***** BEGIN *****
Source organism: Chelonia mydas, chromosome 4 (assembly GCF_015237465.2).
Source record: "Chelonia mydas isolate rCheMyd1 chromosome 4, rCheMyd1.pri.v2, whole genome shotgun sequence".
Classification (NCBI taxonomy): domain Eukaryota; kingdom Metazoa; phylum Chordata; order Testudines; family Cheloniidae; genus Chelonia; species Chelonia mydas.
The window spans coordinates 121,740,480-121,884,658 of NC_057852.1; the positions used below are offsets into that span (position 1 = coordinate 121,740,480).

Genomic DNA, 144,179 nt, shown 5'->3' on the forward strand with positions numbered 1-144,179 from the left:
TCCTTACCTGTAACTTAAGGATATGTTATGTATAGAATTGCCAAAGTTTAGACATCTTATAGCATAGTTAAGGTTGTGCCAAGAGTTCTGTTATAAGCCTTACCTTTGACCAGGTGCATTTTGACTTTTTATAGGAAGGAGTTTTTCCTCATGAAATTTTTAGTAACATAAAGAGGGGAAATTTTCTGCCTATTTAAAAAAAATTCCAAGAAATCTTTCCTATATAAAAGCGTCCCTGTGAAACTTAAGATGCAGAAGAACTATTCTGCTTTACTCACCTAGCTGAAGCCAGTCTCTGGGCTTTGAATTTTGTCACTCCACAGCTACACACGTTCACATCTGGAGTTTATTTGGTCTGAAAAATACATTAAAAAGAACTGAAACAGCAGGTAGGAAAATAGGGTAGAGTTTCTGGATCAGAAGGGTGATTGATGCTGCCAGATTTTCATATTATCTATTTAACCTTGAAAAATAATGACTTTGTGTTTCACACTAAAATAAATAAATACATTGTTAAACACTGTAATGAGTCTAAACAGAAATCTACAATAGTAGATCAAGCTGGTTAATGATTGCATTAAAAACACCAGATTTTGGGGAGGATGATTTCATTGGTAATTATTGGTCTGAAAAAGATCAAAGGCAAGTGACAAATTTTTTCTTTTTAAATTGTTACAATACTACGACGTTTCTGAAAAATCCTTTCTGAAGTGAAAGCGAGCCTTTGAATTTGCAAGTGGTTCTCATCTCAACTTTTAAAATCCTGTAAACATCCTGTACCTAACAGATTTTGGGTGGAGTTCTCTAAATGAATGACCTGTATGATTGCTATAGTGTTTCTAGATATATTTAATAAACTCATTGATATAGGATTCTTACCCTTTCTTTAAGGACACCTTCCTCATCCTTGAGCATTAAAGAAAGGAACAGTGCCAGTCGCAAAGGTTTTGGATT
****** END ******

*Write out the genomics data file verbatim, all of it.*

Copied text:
Source organism: Chelonia mydas, chromosome 4 (assembly GCF_015237465.2).
Source record: "Chelonia mydas isolate rCheMyd1 chromosome 4, rCheMyd1.pri.v2, whole genome shotgun sequence".
Classification (NCBI taxonomy): domain Eukaryota; kingdom Metazoa; phylum Chordata; order Testudines; family Cheloniidae; genus Chelonia; species Chelonia mydas.
The window spans coordinates 121,740,480-121,884,658 of NC_057852.1; the positions used below are offsets into that span (position 1 = coordinate 121,740,480).

Genomic DNA, 144,179 nt, shown 5'->3' on the forward strand with positions numbered 1-144,179 from the left:
TCCTTACCTGTAACTTAAGGATATGTTATGTATAGAATTGCCAAAGTTTAGACATCTTATAGCATAGTTAAGGTTGTGCCAAGAGTTCTGTTATAAGCCTTACCTTTGACCAGGTGCATTTTGACTTTTTATAGGAAGGAGTTTTTCCTCATGAAATTTTTAGTAACATAAAGAGGGGAAATTTTCTGCCTATTTAAAAAAAATTCCAAGAAATCTTTCCTATATAAAAGCGTCCCTGTGAAACTTAAGATGCAGAAGAACTATTCTGCTTTACTCACCTAGCTGAAGCCAGTCTCTGGGCTTTGAATTTTGTCACTCCACAGCTACACACGTTCACATCTGGAGTTTATTTGGTCTGAAAAATACATTAAAAAGAACTGAAACAGCAGGTAGGAAAATAGGGTAGAGTTTCTGGATCAGAAGGGTGATTGATGCTGCCAGATTTTCATATTATCTATTTAACCTTGAAAAATAATGACTTTGTGTTTCACACTAAAATAAATAAATACATTGTTAAACACTGTAATGAGTCTAAACAGAAATCTACAATAGTAGATCAAGCTGGTTAATGATTGCATTAAAAACACCAGATTTTGGGGAGGATGATTTCATTGGTAATTATTGGTCTGAAAAAGATCAAAGGCAAGTGACAAATTTTTTCTTTTTAAATTGTTACAATACTACGACGTTTCTGAAAAATCCTTTCTGAAGTGAAAGCGAGCCTTTGAATTTGCAAGTGGTTCTCATCTCAACTTTTAAAATCCTGTAAACATCCTGTACCTAACAGATTTTGGGTGGAGTTCTCTAAATGAATGACCTGTATGATTGCTATAGTGTTTCTAGATATATTTAATAAACTCATTGATATAGGATTCTTACCCTTTCTTTAAGGACACCTTCCTCATCCTTGAGCATTAAAGAAAGGAACAGTGCCAGTCGCAAAGGTTTTGGATT